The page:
“I summarized The Stranger a long time ago, with a remark I admit was highly paradoxical: ‘In our society any man who does not weep at his mother’s funeral runs the risk of being sentenced to death.’ I only meant that the hero of my book is condemned because he does not play the game.”

The title of the book points to this also.  Unfortunately, in English the title doesn’t carry across all the meanings as it does in the French L’Étranger.  I don’t speak French but as a foreigner in a Portuguese speaking country I learned early on that ‘estrangeiro’ (and the French ‘Étranger’) means a foreigner, a stranger, and an outsider.  The context determines which meaning is implied.  The story reminded me of this throughout because Meursault is all three; a foreigner in Algeria, an outsider to society, and a bit of a stranger to those around him.

My sentiments are echoed in Sandra Smith’s introduction to her new translation of The Stranger the title of which she has altered to The Outsider:

“In French, étranger can be translated as “outsider,” “stranger” or “foreigner.” Our protagonist, Meursault, is all three, and the concept of an outsider encapsulates all these possible meanings: Meursault is a stranger to himself, an outsider to society and a foreigner because he is a Frenchman in Algeria.”

This quote was taken from Claire Messud’s article A New ‘L’Étranger’ which is well worth reading after you read the book.  Another article that I enjoyed is Lost in Translation by Ryan Bloom which shows how important a good translation is to fully appreciating these seemingly ‘simple’ novels of the past.

I enjoyed reading this short book but choose your translation wisely.

lilolia review rating 4 stars great

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Review: The Dhammapada translated by Eknath Easwaran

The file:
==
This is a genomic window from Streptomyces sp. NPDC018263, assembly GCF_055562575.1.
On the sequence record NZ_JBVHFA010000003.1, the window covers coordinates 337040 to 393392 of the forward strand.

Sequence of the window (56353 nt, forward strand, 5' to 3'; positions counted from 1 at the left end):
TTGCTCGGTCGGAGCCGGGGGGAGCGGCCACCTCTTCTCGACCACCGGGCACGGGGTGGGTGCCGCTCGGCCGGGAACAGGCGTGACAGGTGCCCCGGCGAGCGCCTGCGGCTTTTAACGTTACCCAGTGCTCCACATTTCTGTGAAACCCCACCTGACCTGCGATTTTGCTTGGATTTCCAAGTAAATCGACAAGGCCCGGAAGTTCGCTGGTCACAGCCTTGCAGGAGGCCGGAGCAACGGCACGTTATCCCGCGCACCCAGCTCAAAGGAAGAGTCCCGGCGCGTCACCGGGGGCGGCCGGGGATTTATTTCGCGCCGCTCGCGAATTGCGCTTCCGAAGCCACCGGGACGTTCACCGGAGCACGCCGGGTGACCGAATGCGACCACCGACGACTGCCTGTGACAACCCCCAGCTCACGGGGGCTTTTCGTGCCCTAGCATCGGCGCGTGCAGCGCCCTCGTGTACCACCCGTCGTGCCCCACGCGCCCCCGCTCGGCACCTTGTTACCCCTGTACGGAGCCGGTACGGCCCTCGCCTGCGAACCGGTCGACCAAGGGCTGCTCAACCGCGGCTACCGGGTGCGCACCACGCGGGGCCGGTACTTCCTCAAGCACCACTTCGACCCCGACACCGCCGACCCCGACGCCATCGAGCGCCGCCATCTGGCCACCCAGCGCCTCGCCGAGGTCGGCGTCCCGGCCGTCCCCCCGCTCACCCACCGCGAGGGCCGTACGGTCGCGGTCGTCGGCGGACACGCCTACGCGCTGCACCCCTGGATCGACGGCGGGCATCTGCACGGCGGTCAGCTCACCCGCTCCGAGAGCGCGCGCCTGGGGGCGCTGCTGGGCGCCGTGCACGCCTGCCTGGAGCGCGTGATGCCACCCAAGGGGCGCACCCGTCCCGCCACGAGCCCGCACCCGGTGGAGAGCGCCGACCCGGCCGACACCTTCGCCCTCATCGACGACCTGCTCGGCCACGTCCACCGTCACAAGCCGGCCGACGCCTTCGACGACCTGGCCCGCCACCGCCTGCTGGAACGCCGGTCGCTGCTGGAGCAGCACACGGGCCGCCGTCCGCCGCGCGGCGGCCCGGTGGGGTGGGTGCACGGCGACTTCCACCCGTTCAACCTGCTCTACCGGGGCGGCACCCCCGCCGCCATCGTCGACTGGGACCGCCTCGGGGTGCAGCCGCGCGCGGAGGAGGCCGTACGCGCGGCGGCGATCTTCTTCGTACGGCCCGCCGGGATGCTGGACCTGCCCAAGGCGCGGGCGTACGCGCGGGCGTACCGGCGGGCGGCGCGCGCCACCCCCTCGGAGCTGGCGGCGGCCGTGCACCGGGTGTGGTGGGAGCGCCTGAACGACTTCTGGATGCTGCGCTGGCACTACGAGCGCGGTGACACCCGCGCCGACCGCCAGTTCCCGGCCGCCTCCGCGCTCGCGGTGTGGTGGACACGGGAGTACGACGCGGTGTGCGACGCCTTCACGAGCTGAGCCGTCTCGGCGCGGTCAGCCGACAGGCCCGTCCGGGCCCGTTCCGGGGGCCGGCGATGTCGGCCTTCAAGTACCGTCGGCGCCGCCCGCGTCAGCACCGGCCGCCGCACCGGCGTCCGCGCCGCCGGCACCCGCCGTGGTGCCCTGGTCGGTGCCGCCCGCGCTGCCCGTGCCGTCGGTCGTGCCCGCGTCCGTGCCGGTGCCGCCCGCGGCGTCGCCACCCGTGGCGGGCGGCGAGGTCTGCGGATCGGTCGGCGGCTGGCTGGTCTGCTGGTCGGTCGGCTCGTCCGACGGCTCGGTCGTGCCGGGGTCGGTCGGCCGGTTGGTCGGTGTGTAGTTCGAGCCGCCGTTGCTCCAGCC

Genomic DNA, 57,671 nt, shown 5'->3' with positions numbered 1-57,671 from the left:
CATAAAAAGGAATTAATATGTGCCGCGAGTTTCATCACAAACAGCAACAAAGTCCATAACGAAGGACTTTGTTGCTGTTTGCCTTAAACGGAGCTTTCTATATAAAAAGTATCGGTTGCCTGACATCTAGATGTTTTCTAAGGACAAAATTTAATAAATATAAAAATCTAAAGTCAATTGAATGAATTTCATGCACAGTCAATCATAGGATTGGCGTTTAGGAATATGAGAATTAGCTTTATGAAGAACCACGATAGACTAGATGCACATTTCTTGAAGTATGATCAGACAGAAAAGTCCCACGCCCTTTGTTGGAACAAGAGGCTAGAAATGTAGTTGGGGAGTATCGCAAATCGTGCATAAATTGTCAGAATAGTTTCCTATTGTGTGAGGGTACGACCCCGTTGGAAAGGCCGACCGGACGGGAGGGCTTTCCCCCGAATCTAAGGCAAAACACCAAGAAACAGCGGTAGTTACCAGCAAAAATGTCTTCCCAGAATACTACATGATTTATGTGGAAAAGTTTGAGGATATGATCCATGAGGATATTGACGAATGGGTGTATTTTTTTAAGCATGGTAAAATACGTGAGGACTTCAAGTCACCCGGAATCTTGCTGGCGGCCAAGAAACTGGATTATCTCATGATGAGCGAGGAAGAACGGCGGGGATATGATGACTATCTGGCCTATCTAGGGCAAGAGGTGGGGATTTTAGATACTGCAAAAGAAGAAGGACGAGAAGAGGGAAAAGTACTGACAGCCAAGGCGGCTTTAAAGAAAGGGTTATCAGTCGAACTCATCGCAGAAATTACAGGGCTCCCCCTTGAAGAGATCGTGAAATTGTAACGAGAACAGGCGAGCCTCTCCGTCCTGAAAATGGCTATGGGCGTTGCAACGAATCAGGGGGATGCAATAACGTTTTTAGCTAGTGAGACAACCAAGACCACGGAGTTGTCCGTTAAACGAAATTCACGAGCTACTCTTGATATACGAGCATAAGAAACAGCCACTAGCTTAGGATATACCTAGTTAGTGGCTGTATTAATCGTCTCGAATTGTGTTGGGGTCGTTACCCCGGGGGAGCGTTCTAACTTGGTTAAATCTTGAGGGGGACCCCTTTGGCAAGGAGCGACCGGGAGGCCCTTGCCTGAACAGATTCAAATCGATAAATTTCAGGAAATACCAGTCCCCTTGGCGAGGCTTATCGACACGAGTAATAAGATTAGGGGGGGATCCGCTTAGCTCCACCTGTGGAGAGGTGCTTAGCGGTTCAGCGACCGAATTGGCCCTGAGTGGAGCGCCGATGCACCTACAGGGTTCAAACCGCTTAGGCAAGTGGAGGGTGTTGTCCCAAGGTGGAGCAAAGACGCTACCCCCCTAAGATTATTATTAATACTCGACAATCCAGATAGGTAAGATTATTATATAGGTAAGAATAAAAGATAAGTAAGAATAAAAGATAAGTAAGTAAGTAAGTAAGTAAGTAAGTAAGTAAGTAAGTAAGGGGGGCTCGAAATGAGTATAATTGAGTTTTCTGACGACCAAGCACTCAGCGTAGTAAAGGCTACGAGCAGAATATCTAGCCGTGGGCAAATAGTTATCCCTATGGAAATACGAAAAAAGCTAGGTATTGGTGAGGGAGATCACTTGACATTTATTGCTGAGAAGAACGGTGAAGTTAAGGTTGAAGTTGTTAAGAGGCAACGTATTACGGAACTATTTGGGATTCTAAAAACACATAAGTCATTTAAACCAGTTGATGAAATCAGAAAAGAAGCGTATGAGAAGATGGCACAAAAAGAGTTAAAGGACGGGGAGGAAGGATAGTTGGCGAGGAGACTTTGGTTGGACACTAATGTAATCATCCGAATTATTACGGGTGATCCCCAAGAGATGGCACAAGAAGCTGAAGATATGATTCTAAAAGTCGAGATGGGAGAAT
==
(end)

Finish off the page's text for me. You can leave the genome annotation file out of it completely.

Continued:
The Dhammapada is a collection of the sayings of the Buddha in verse form.  It is one of the most widely read of the Buddhist scriptures and the most essential.  There are many translations but I chose Easwaran’s because of a recommendation – the source of which I can’t for the life of me remember.

“As irrigators guide water to their fields,
as archers aim arrows, as carpenters carve
wood, the wise shape their lives.”
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The Dhammapada is an easy and enjoyable read.  It is full of simple wisdom some of which may seem likeThe Dhammapada Eknath Easwaran common sense but is lovely to be reminded of from the Buddha’s unique perspective.  He has a very simple and down to earth way of delivering essential truths which is the essence of his teachings.

“…the Dhammapada seems more like a field guide. This is is lore picked up by someone who knows every step of the way through these strange lands. He can’t take us there, he explains, but he can show us the way: tell us what to look for, warn about missteps, advise us about detours, tell us what to avoid. Most important, he urges us that it is our destiny as human beings to make this journey ourselves. Everything else is secondary.”
Eknath Easwaran, The Foreword

The Dhammapada is described as a handbook to the teachings of the Buddha but it is Easwaran’s informative introduction on Buddhism and the text that give an extra insight to the seemingly simple words of the Buddha.  I enjoyed reading his introduction and it serves as a great starting point not only for this text but for Buddhism on a whole.